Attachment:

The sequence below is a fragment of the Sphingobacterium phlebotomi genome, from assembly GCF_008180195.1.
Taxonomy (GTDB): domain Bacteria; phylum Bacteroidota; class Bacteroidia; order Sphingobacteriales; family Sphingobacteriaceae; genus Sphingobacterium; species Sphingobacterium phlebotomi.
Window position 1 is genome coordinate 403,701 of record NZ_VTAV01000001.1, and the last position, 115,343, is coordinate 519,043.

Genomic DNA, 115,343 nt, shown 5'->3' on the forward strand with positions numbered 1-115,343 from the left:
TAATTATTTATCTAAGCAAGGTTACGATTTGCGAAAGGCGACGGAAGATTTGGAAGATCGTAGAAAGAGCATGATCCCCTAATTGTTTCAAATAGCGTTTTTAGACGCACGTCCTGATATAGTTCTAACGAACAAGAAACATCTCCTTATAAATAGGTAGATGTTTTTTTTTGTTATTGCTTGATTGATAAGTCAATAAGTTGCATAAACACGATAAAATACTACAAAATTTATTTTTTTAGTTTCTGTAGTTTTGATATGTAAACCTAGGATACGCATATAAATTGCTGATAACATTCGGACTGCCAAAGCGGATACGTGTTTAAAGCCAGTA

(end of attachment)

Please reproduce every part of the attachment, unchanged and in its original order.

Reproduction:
The sequence below is a fragment of the Sphingobacterium phlebotomi genome, from assembly GCF_008180195.1.
Taxonomy (GTDB): domain Bacteria; phylum Bacteroidota; class Bacteroidia; order Sphingobacteriales; family Sphingobacteriaceae; genus Sphingobacterium; species Sphingobacterium phlebotomi.
Window position 1 is genome coordinate 403,701 of record NZ_VTAV01000001.1, and the last position, 115,343, is coordinate 519,043.

Genomic DNA, 115,343 nt, shown 5'->3' on the forward strand with positions numbered 1-115,343 from the left:
TAATTATTTATCTAAGCAAGGTTACGATTTGCGAAAGGCGACGGAAGATTTGGAAGATCGTAGAAAGAGCATGATCCCCTAATTGTTTCAAATAGCGTTTTTAGACGCACGTCCTGATATAGTTCTAACGAACAAGAAACATCTCCTTATAAATAGGTAGATGTTTTTTTTTGTTATTGCTTGATTGATAAGTCAATAAGTTGCATAAACACGATAAAATACTACAAAATTTATTTTTTTAGTTTCTGTAGTTTTGATATGTAAACCTAGGATACGCATATAAATTGCTGATAACATTCGGACTGCCAAAGCGGATACGTGTTTAAAGCCAGTA